Paul Wade is one person who is quite enthusiastic about the move of the state championship football games to Cookeville.
The Davidson Academy coach played his college career at Tennessee Tech, which last week was named the site of the TSSAA state championship games. Tech will host the games for the next two seasons, 2009 and 2010.
“As a former player there, I’m very excited for Tech. I played or served as an assistant coach there for five years,’’ said Wade, whose team is used to championship game appearances, having won titles in Division II-A at Davidson in ’05, ’07, then last year, ’08.
“It’s an awesome school, one that I have a great admiration for. It was a place where I began my career in 1986,’’ he said. “They (Tech and Cookeville officials) stepped up and made a great presentation to the TSSAA and were rewarded with the game site.’’
The games were moved from Murfreesboro for the first time since 2000 after a vote last week.
Wade played center at Tech, a place he attended from 1986-91 after graduating from old Dupont High. He was a varsity player for three seasons before becoming a graduate assistant for two years at Tech.
But, make no mistake — Wade would have been perfectly content for MTSU to have remained the finals site.
“Teams I’ve coached are 5-0 in finals games at MTSU,’’ Wade said, rattling off Class A state championships Christ Presbyterian Academy won in 2000 and 2002, along with the three at DA. Wade was an assistant under David Pack in the CPA title runs.
“But I certainly wouldn’t mind a trip on I-40 East at the very end of next season. That would mean I’ll be taking a team to a state championship game at my alma mater.’’
Another coach who has some championship game experience is Lipscomb Coach Glenn McCadams whose Mustangs won the title in 2007 and were runners-up in 2008 at MTSU.
“I think it was important to keep the games in Middle Tennessee where the travel won’t be as extreme for teams located at opposite ends of the state,’’ McCadams said. “When we had the Spring Fling in Memphis a few years ago, that made travel pretty difficult for teams in cities like Johnson City.
“I have to say I was surprised (that Cookeville landed the games). I thought MTSU did an excellent job of hosting,’’ he said. “Obviously, Cookeville made an outstanding presentation to the TSSAA, and money was a factor.’’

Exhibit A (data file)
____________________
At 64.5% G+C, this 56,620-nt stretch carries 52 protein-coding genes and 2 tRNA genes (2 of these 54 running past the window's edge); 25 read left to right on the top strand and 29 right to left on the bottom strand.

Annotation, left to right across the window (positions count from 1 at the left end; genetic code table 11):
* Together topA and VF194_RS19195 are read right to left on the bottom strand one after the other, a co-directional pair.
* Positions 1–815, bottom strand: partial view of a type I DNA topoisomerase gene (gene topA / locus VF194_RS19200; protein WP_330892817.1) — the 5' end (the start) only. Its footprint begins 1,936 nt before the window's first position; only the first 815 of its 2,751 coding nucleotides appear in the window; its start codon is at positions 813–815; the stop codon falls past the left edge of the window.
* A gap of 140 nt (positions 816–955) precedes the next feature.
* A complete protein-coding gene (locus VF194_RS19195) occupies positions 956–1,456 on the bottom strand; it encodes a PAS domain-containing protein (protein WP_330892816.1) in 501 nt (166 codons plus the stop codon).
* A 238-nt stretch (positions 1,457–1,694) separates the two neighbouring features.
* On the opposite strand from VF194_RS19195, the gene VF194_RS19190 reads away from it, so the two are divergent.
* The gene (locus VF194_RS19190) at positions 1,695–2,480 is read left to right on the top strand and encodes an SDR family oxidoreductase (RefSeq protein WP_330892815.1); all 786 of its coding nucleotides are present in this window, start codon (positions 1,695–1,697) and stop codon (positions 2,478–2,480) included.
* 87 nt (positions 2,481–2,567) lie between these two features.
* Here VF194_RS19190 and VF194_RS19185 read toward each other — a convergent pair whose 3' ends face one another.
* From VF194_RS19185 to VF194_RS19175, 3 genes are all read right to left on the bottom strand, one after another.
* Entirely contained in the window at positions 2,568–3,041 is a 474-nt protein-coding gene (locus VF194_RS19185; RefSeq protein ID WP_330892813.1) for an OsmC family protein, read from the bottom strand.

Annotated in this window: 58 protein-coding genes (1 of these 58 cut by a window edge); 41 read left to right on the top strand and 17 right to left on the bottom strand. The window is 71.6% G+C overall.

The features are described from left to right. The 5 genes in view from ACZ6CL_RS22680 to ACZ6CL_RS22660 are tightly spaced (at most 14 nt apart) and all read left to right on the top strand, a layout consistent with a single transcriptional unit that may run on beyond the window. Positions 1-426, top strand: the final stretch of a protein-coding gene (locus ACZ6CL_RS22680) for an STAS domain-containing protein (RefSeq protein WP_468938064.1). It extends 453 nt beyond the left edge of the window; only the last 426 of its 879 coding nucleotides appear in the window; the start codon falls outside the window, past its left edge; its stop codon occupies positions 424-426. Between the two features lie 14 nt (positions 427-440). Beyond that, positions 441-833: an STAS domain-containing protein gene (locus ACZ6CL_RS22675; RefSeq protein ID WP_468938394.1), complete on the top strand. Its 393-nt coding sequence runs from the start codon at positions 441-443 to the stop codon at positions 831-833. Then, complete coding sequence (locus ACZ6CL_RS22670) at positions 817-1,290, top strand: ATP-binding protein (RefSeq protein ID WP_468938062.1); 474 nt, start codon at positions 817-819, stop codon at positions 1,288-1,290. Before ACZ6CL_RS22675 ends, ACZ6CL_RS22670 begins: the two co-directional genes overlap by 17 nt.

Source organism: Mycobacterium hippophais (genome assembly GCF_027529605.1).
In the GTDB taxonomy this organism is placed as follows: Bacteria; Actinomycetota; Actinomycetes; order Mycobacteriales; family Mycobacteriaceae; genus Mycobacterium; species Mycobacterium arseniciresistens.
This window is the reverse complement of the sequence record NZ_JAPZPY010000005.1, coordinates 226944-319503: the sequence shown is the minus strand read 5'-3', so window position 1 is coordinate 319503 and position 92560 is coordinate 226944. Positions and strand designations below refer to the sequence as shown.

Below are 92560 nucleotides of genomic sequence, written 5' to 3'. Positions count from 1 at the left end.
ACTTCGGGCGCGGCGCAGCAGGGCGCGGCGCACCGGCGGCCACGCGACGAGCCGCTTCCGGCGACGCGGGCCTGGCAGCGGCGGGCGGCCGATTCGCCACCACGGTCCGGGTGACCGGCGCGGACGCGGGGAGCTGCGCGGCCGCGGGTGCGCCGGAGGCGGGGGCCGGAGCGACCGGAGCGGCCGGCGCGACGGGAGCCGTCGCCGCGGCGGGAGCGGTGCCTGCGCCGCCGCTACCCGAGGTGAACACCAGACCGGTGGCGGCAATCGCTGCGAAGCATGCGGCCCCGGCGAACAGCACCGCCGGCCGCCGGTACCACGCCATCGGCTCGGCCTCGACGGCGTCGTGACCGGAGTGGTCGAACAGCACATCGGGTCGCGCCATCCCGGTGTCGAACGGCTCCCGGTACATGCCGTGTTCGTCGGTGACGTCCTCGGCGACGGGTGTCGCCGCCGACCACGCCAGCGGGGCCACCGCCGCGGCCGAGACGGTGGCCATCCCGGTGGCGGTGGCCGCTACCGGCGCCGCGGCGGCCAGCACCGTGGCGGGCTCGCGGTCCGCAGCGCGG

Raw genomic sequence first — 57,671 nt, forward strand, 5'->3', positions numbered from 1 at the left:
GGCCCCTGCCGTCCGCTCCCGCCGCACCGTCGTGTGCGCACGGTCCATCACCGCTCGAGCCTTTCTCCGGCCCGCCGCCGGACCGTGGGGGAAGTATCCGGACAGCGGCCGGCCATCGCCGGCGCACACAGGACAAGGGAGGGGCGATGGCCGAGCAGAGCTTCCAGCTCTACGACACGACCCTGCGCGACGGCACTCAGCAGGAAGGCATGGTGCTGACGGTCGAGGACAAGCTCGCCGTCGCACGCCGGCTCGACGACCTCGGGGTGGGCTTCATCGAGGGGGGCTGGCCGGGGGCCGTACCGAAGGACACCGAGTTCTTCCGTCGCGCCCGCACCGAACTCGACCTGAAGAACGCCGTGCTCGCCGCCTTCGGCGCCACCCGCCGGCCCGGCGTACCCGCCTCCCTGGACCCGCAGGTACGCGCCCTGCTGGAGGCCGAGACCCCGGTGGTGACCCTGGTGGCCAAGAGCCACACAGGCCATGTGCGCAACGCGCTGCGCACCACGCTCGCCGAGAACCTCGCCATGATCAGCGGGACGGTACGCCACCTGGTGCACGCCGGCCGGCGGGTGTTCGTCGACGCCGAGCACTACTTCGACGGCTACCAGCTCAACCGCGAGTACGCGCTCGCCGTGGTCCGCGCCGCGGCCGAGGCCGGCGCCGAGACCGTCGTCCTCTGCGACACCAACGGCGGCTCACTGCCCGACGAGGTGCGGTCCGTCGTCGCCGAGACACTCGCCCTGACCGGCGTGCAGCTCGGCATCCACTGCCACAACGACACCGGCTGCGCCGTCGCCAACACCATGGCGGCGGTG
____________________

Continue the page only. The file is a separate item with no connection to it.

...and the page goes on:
Cookeville’s bid of $250,000 surpassed those of Chattanooga ($241,000) and Murfreesboro ($231,000).
Goodpasture’s David Martin, who has taken teams to the finals three straight years (2005-06-07) at MTSU and guided his Cougars to titles in ’99 and ’01, thinks the event should have remained in Murfreesboro.
“I was surprised, but obviously the money was one of the key factors,’’ Martin said, “I thought Murfreesboro did a nice job of hosting. As for travel, if we’re fortunate enough to get back, there’s very little difference for our school located in Madison in driving to Cookeville as to Murfreesboro. And the artificial turf is the same.’’
One coach who has mixed feelings about the move is Brentwood Academy’s Ralph Potter. His last three teams (McCallie, 2006 and BA, ’07 and ’08) have lost in the Division II finals at MTSU and might be content for a change of scenery.
“Murfreesboro has been a good host and it’s a top-notch facility,’’ Potter said, “It would be OK wherever they decide to have it. BA would be excited to play in a final regardless of where it is.
“A change is probably good. The Cookeville officials made a very enthusiastic presentation, they really wanted it. Our teams didn’t have much luck in the finals in Murfreesboro the last three years,’’ he said.
The last time Cookeville and Tech hosted a state championship football game was in 1974 when Father Ryan met Knoxville Fulton in the 3A finals at the neutral site. Ryan and star QB Mike Wright completed a perfect season with a 29-28 win over Fulton.
The BlueCross state finals this year are set for Thursday-Saturday, Dec. 3-5. The two Division II finals are Thursday, followed by the Division I finals the next two days.